With Black Friday and Cyber Monday fast approaching, retailers around the UK are already looking at how they can reach maximum sales targets during that long weekend.
And for the retailers that operate in both online and in traditional bricks-and-mortar formats, questions are being raised on how to ensure the footfall during that long weekend at the end of November does not suffer as much as it did in 2015.
Imported from the US and only implemented by retailers two years ago, international giants like Amazon are responsible for bringing this sales event to the UK – alas, the onus is on online sales rather than the US’ in-store sales and frenzied crowds.
According to a study conducted by Clavis Insight, Black Friday 2015 was the first UK online event to break the £1 billion sales mark, but in-store traffic dipped by four per cent compared to the same period in 2014.
The footfall figures are slightly worse from Springboard. According to the firm, in 2015 it fell by 6.7 per cent compared with the same Black Friday/Cyber Monday period the previous year. But in 2014, footfall went up by 2.3 per cent year-on-year.
“As Black Friday and Cyber Monday are new dates in the UK retail calendar, we don’t have much evidence yet to prove the impact it has on footfall and bricks and mortar trading,” Springboard marketing and insights director Diane Wehrle told the Retail Gazette.
“Our data shows footfall rose in 2014 over the weekend, but footfall fell last year as we saw the trading focus on online offers rather than in-store promotions.”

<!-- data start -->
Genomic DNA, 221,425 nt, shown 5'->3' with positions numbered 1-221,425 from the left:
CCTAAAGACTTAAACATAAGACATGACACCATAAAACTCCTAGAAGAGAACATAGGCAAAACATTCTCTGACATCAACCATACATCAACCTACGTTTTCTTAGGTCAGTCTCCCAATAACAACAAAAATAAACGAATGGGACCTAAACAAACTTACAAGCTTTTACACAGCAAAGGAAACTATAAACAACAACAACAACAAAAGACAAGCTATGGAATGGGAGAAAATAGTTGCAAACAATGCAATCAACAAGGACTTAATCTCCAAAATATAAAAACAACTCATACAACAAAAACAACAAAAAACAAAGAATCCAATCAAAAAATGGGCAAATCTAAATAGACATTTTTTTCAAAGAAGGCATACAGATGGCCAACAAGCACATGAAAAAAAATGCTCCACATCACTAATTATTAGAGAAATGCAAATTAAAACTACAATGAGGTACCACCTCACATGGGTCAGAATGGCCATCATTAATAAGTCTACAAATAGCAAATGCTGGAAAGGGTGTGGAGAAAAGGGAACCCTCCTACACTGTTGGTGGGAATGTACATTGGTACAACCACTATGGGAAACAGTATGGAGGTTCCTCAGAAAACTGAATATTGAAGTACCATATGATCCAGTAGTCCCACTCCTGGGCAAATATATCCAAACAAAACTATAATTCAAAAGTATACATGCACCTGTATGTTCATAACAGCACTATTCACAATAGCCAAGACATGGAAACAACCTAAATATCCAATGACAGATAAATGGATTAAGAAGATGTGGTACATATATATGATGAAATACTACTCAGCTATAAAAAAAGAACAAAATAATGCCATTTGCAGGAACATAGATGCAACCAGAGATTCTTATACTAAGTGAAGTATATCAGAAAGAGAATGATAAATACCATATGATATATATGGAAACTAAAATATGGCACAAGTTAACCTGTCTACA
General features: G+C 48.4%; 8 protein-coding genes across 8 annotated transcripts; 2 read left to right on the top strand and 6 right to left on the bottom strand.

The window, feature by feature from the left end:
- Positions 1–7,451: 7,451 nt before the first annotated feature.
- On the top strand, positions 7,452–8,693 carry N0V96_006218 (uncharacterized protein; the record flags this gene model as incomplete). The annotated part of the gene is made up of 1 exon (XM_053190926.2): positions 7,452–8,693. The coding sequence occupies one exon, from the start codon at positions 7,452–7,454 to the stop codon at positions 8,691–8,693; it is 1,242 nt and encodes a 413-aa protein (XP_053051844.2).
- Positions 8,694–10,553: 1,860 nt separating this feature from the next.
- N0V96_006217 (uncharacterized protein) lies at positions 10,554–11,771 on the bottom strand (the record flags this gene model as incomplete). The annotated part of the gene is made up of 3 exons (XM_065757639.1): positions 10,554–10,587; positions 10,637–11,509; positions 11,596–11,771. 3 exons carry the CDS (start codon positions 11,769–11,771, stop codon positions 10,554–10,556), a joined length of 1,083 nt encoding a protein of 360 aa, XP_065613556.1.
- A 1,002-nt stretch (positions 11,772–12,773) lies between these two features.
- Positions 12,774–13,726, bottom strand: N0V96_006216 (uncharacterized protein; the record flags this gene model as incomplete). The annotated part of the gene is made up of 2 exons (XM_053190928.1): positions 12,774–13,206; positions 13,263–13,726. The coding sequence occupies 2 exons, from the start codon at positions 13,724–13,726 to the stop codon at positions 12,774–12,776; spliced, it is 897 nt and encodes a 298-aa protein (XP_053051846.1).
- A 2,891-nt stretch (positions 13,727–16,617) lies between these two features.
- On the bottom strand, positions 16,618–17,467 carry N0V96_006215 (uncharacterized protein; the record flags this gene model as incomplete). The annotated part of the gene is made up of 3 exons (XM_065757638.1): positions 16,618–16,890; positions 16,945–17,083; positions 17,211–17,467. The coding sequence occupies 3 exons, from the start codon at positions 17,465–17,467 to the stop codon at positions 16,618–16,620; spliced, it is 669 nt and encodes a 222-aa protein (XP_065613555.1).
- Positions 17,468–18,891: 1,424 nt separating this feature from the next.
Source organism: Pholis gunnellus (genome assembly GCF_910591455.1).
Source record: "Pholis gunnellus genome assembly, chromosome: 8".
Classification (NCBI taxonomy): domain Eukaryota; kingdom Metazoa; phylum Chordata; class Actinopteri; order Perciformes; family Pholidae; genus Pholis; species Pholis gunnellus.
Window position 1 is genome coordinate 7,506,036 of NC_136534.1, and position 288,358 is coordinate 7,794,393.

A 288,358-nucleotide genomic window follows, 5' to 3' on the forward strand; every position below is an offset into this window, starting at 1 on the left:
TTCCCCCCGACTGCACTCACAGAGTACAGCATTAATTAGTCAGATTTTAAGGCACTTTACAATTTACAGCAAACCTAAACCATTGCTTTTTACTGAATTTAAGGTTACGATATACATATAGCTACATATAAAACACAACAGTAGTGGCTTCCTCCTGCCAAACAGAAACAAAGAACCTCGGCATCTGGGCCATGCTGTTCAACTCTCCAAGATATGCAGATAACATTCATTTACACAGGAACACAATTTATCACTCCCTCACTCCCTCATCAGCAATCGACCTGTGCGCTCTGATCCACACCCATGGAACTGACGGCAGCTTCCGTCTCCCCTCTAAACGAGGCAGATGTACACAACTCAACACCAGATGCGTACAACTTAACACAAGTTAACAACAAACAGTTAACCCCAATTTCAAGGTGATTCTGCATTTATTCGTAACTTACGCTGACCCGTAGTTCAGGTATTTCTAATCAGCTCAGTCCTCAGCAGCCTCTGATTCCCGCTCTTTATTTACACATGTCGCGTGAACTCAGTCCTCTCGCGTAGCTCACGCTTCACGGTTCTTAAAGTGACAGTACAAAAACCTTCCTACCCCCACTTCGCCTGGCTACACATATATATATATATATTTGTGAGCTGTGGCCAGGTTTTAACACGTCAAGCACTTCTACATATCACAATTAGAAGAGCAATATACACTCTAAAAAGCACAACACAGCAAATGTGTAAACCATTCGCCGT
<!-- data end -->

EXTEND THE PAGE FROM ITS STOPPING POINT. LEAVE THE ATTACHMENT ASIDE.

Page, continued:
Wehrle said one way retailers could ensure they don’t lose footfall traffic was to shift the focus to in-store experiences rather than online.
“If retailers announce that prices will remain the same, without discounting, but focus on the promotion of their ranges and in-store experience then it will send out a clear message to shoppers that it is ‘business as usual’,” she said.
“They could also cater to online shoppers by offering click and collect, as well as promotions for shoppers attached to this to drive footfall to stores, for example, ‘come in-store to get your discount voucher’.”
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Elizabetta Camilleri, the chief executive of digital fashion platform Shopological, believes retailers should offer exclusive in-store promotions in order to drive footfall during the Black Friday/Cyber Monday weekend – but they also need to question if it’s sensible.
“This can bring complications if the same items are offered at full price online,” she told the Retail Gazette.
“However, it’s increasingly unusual to see promotions exclusively in-store, shops tend to offer their customers the choice of how they want to shop.
“Many customers find it a better experience to shop online, without the crowds and the queues, and it makes sense for retailers to offer both.”
Camilleri added that retailers should avoid mirroring the US by promoting mayhem or overcrowding in the high street during this weekend, as it does not lead to a pleasant shopping experience.
“If you have a lot of stock to get rid of over the weekend, it is not necessarily prudent to create crowding in store and risk frustrating or angering your customers?” she said.
“It makes more sense to share offers between online and in-store, and allow customers to choose to buy online if the store is busy.”